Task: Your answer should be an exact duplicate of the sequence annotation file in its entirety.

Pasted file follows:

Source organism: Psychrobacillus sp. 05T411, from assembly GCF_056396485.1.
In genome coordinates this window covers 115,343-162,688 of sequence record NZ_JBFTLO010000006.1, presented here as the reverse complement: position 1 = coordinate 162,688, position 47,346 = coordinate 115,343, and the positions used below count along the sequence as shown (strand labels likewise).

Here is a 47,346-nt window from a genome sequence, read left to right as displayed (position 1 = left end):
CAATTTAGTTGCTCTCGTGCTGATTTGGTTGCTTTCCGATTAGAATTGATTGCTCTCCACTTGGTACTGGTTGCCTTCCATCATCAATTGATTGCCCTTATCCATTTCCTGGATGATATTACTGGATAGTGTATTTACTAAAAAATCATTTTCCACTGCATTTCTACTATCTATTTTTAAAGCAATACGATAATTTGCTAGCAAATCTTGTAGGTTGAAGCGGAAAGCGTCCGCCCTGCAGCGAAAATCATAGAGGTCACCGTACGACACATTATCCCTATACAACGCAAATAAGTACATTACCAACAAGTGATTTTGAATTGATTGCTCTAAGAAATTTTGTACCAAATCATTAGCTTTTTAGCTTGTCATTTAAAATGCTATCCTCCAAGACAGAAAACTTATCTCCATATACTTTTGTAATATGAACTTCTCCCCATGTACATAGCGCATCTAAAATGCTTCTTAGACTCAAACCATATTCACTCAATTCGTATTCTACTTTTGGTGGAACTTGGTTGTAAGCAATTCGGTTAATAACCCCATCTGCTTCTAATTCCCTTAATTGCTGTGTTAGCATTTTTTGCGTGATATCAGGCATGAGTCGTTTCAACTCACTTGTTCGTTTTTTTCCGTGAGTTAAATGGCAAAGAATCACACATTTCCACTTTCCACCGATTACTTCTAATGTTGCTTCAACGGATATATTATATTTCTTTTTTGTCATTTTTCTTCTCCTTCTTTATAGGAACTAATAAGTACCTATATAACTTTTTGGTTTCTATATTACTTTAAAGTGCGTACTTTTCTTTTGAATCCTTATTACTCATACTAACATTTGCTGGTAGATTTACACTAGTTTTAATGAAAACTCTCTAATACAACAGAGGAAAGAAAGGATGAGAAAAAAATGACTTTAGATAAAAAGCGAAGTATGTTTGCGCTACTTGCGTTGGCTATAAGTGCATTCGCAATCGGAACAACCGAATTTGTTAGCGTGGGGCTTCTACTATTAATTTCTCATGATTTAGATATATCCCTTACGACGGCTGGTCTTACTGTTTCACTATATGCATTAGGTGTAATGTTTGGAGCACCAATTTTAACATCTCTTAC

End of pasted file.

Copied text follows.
Source organism: Psychrobacillus sp. 05T411, from assembly GCF_056396485.1.
In genome coordinates this window covers 115,343-162,688 of sequence record NZ_JBFTLO010000006.1, presented here as the reverse complement: position 1 = coordinate 162,688, position 47,346 = coordinate 115,343, and the positions used below count along the sequence as shown (strand labels likewise).

Here is a 47,346-nt window from a genome sequence, read left to right as displayed (position 1 = left end):
CAATTTAGTTGCTCTCGTGCTGATTTGGTTGCTTTCCGATTAGAATTGATTGCTCTCCACTTGGTACTGGTTGCCTTCCATCATCAATTGATTGCCCTTATCCATTTCCTGGATGATATTACTGGATAGTGTATTTACTAAAAAATCATTTTCCACTGCATTTCTACTATCTATTTTTAAAGCAATACGATAATTTGCTAGCAAATCTTGTAGGTTGAAGCGGAAAGCGTCCGCCCTGCAGCGAAAATCATAGAGGTCACCGTACGACACATTATCCCTATACAACGCAAATAAGTACATTACCAACAAGTGATTTTGAATTGATTGCTCTAAGAAATTTTGTACCAAATCATTAGCTTTTTAGCTTGTCATTTAAAATGCTATCCTCCAAGACAGAAAACTTATCTCCATATACTTTTGTAATATGAACTTCTCCCCATGTACATAGCGCATCTAAAATGCTTCTTAGACTCAAACCATATTCACTCAATTCGTATTCTACTTTTGGTGGAACTTGGTTGTAAGCAATTCGGTTAATAACCCCATCTGCTTCTAATTCCCTTAATTGCTGTGTTAGCATTTTTTGCGTGATATCAGGCATGAGTCGTTTCAACTCACTTGTTCGTTTTTTTCCGTGAGTTAAATGGCAAAGAATCACACATTTCCACTTTCCACCGATTACTTCTAATGTTGCTTCAACGGATATATTATATTTCTTTTTTGTCATTTTTCTTCTCCTTCTTTATAGGAACTAATAAGTACCTATATAACTTTTTGGTTTCTATATTACTTTAAAGTGCGTACTTTTCTTTTGAATCCTTATTACTCATACTAACATTTGCTGGTAGATTTACACTAGTTTTAATGAAAACTCTCTAATACAACAGAGGAAAGAAAGGATGAGAAAAAAATGACTTTAGATAAAAAGCGAAGTATGTTTGCGCTACTTGCGTTGGCTATAAGTGCATTCGCAATCGGAACAACCGAATTTGTTAGCGTGGGGCTTCTACTATTAATTTCTCATGATTTAGATATATCCCTTACGACGGCTGGTCTTACTGTTTCACTATATGCATTAGGTGTAATGTTTGGAGCACCAATTTTAACATCTCTTAC